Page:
Lifestyle insurance sounds like a positive, affirming financial product. It sounds aspirational.
For a specified premium, you can insure your clients’ lifestyle: their income, their home, their luxuries, the things they enjoy.
As a marketing phrase, this seems to work so much better than ‘income protection’, because it speaks to the fundamental desire of each person: we love the lifestyle we have, and we want to keep and improve it.
But is it more than a new badge on an old product – and is there more to the growing popularity of short-term income protection plans than just branding?
Alan Lakey, founder of the CI Expert, thinks this might be one marketing phrase too many: “As often happens, the insurance industry has got itself into a mess due to the payment protection insurance (PPI) scandal, and the plethora of names accorded to the various protection plans.
“Part of the problem is the use of acronyms, which tend to appear similar, and fail to indicate what the protection actually is.”
He cites: “PPI, MPPI IP, ASU – all these acronyms are in use and industry insiders know what they mean, yet the consumer neither knows nor cares. They simply want sick pay, mortgage payment insurance, unemployment insurance, and so on.
“Lifestyle insurance is another instance of a descriptive that suggests comprehensive coverage, yet may only provide income when ill or redundant.
“It is a variation on the existing mortgage protection payment insurance plans, which can provide limited income protection and limited redundancy protection.”
Paul Reed, co-founder of Cardiff-based advisory firm Vita, agrees: “The key thing is no matter the badge on the product, the consumer has to be number one and they have to be aware of what they are getting.
“Without advice, it is almost impossible for a consumer to understand the differences between ASU (accident, sickness and unemployment) or PPI or income protection. Different providers come out with new names for all sorts of products, but the customer needs to be able to make a proper decision based on clear features, clearly explained.”
This doesn’t sound like a ringing endorsement.
But others believe it is more than a marketing ploy. According to Peter Hamilton, head of retail propositions for Zurich, it is “gaining traction” as a product because of its flexibility and appeal for younger, and perhaps lower, earners.
He explains: “This new type of shorter-term income protection, with benefits payable from, say two to five years, is gaining traction for a number of reasons.
“It is cheaper, it allows enough time for most people to get back on their feet or make alternative arrangements, it is simpler and easier to understand, and can be linked more closely to expenditure rather than to definitions of salary.”
What it does
So what exactly is this new breed of lifestyle insurance? It is basically, as Andy Coles, development director at Lutine Insurance (part of Direct Group) explains, “a short-term income protection plan that is gaining in popularity as buyers do not wish to commit to long-term policies and the level of underwriting that is required in application”.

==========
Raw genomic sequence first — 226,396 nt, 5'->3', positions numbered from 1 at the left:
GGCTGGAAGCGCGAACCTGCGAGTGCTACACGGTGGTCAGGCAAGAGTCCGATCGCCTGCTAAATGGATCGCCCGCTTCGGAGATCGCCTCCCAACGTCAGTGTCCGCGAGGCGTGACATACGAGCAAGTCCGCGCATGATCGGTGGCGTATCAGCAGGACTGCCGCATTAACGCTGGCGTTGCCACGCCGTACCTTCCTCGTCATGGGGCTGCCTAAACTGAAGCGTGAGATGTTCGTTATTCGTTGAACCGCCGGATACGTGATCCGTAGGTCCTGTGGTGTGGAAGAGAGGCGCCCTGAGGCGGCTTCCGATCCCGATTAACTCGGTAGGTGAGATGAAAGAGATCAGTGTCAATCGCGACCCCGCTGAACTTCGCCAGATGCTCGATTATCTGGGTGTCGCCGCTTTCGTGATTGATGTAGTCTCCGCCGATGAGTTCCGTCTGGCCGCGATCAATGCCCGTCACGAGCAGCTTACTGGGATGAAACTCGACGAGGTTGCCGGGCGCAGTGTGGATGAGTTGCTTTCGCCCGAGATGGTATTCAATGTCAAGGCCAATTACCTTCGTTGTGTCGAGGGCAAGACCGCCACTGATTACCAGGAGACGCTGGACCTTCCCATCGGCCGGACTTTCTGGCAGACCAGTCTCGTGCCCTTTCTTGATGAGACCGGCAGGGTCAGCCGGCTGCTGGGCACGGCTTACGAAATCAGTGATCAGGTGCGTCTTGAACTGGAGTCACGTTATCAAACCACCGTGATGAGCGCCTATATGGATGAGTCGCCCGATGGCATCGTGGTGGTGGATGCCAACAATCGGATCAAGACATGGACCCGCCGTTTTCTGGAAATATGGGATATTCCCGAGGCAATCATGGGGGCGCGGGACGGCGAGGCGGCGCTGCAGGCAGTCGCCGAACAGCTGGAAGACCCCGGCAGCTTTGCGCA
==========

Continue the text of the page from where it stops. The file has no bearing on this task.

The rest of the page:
He points to figures from the latest Swiss Re report, which shows a significant change in sales of two-year short-term income protection products, the “lifestyle end of income protection”.
According to the figures from 2015-2016, there has been a 38.4 per cent increase in sales of the two-year product, compared with sales of ‘until retirement’ income protection products, which have seen an 11.3 per cent drop.
Table: Swiss Re report on growth of short-term insurance products
|Product||2015||2016||% Change 2016/2015|
|IP to “retirement age” (excluding LPT)||66,167||58,661||-11.3|
|Income protection 1 year||2,383||3,314||39.1|
|Income protection 2 year||33,271||46,041||38.4|
|Income protection 5 year||2,360||1,948||-17.5|
|Income protection ‘other’||3,121||7,850||151.5|
Example of how lifestyle insurance works:
By way of example, Aviva offers a form of lifestyle insurance which is a form of short-term income protection policy, available on its Income Protection+ product (called the limited payment term option).
It is available only through the advised market, and pays a benefit for up to 24 months for each claim. Julie Higman, income protection product manager for Aviva, outlines: “This can be made up of one claim of 24 months, or a number of smaller claims for the same condition, totalling 24 months.
“The customer can claim again for a further 24 months for the same condition, provided they return to work for at least six consecutive months. They can also claim for another condition for 24 months.”
Welcome addition to the toolkit
Many advisers and insurance intermediaries have welcomed the growing availability of this form of short-term policy.
The Source, a provider of general insurance products to the IFA and financial advice market, recently created a new panel of products for advisers, which includes a new short-term income replacement product from Maltese insurer Building Block.
Andrew Sajo, head of strategic relationships for The Source, said this would be popular with advisers, especially as it had carer cover and career support services as standard.
Emma Thomson, life office relationship manager for Lifesearch, comments: “In the UK, we have many short-term income protection plans available that can pay out for one, two or five years.
“Some income protection cover also continues to provide cover when the policyholder has a short career break.
“Some of these plans also do specifically cover bills and expenses, with clients listing what they need cover for.”